So, Data mining. What do we think? It may (or may not) be a clever way to chew up and spit out industrial levels of words. But words without meaning… where is the point?
The lesson to be learned is that keywords are not the same as literary analysis, critique or research. Data mining of this level cannot take the place of a human being. And that as humans we should be very wary of this kind of activity. We have got used to the idea that there are apps for everything. Please think twice when you
If this represents a wonderful new way of ‘mining’ data then I fear for us all. Obviously as far as literature goes, dredging up data from the inner workings of digital archives leaves a lot to be desired. Perhaps we can take some solace in the fact that the Litlong app proves there is a definite need for the kind of skilled, painstaking research that Cally Phillips undertook in Discovering Crockett’s Edinburgh. But if you are introduced to Crockett (or Barrie, and doubtless others) via this app, I’d suggest neither does what it says on the tin, nor does credit to some unco Scots writers.
Lest you think I’m just being shirty, here is a wee comparative analysis:
I’ve picked an ‘average’ map point.
Place your pin on The Pleasance.
Lit Long credits 4 Books to this location
BOG-MYRTLE AND PEAT Samuel Rutherford Crockett, 1895
CLEG KELLY, ARAB OF THE CITY Samuel Rutherford Crockett, 1896
THE STICKIT MINISTER Samuel Rutherford Crockett, 1893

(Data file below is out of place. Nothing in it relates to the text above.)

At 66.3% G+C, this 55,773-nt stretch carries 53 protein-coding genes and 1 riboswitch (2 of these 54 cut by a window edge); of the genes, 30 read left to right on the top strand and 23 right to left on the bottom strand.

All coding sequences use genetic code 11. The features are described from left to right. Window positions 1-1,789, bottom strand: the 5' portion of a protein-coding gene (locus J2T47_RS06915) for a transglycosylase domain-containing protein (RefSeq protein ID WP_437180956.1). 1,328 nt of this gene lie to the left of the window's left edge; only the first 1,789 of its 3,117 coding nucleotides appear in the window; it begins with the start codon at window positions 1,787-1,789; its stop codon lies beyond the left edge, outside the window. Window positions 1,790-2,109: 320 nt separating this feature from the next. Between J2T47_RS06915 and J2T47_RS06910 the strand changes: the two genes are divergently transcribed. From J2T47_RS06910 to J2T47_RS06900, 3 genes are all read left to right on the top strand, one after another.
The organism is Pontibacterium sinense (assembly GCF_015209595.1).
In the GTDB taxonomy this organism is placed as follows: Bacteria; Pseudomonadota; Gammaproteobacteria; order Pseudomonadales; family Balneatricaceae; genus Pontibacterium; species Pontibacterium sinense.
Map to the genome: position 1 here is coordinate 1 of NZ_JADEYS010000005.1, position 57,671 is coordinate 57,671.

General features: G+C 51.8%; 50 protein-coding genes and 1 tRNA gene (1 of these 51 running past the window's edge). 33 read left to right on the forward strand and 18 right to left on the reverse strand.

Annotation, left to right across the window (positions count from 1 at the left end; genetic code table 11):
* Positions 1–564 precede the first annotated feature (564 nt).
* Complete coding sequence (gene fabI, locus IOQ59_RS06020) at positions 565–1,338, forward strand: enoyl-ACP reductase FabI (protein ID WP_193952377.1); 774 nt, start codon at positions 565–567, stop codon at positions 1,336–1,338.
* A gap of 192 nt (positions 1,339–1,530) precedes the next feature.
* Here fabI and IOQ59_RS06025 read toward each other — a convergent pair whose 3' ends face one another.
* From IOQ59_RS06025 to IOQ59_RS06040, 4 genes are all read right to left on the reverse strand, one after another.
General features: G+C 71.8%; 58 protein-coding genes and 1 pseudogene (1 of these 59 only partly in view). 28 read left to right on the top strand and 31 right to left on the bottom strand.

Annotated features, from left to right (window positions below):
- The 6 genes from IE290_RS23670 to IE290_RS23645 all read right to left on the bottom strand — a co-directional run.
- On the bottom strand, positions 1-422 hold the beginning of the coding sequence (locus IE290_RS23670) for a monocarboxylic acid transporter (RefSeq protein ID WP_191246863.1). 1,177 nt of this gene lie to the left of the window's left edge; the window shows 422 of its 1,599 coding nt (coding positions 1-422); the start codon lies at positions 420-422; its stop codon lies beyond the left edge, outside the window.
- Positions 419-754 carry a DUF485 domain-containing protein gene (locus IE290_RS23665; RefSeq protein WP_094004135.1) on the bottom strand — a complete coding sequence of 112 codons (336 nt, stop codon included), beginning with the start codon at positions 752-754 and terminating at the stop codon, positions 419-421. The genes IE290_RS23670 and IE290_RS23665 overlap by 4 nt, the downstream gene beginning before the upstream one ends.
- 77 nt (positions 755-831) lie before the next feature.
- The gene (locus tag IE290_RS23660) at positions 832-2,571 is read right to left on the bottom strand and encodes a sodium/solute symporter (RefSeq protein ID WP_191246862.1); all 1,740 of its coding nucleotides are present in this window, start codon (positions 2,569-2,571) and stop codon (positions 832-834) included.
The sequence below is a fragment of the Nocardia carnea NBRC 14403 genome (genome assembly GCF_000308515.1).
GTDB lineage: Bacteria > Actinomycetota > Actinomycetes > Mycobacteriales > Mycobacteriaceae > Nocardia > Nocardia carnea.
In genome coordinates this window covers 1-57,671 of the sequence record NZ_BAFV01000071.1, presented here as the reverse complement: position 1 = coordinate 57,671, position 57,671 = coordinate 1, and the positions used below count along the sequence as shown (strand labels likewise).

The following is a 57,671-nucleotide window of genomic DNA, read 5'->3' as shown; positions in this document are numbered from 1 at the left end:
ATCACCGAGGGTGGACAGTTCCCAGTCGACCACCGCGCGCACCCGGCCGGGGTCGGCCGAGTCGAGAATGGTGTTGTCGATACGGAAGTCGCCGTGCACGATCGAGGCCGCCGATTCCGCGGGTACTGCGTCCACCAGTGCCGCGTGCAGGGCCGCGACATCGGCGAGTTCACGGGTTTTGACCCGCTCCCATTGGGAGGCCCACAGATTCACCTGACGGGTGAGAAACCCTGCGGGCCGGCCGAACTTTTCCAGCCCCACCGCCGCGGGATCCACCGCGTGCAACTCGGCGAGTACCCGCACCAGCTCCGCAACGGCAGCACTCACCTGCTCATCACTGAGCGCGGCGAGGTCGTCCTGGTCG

THE DEW OF THEIR YOUTH Samuel Rutherford Crockett, 1910 (actually 1909)
The excerpts are of variable use and interest. But at least all books can be read online- if that’s your thing.
In Discovering Crockett’s Edinburgh (DCEd) you have a whole chapter dedicated to the Pleasance (and Cowgate) since it is one of the most important of Crockett’s Edinburgh locations. It provides excerpts as well as critical analysis and reflection from Kit Kennedy, Lads’ Love, The Stickit Minister’s Wooing, Cleg Kelly and Kid McGhie.
The Dew of their Youth and Bog Myrtle and Peat references found in Litlong are dealt with in Chapter 6 of DCEd titled ‘Student Characters.’
The Stickit Minister excerpt is from a Cleg Kelly story – given in more detail in DCEd
The Litlong app doesn’t even mention nearby St Leonard’s Street which is perhaps one of the most important locations in Crockett’s Edinburgh. Not least because it’s where he lived for 10 years!
DCEd has another complete chapter set here and guides the reader or explorer to walk from St Leonards down to the Old Town in the company of Crockett and his characters. This is considerably more enlightening and entertaining than that offered by the app. Should I term the phrase ‘an app is only as good as its map’ and the ‘map’ offered by LitLong for Crockett’s work is, I’m sorry to say, feeble! In DCEd St Leonard’s Street is hub from which you can go in many directions to find Crockett locations.
I haven’t been comprehensively through all the LitLong listings, but there are many which are misplaced – one places a ‘South Side of Edinburgh’ in the middle of the Meadows when it is a Sunday School ‘southside’ of the Pleasance.
In conclusion though, I suggest you don’t rely on data or text mining and georeferencing combined to experience Crockett’s literary Edinburgh. For some things, real human beings, putting in real hours of work will offer a much better result. 10/10 to Cally Phillips book 2/10 to the Lit Long app.
[i] I have quoted ACCURATELY from Lit Long website – if only they could quote as accurately from Crockett’s work!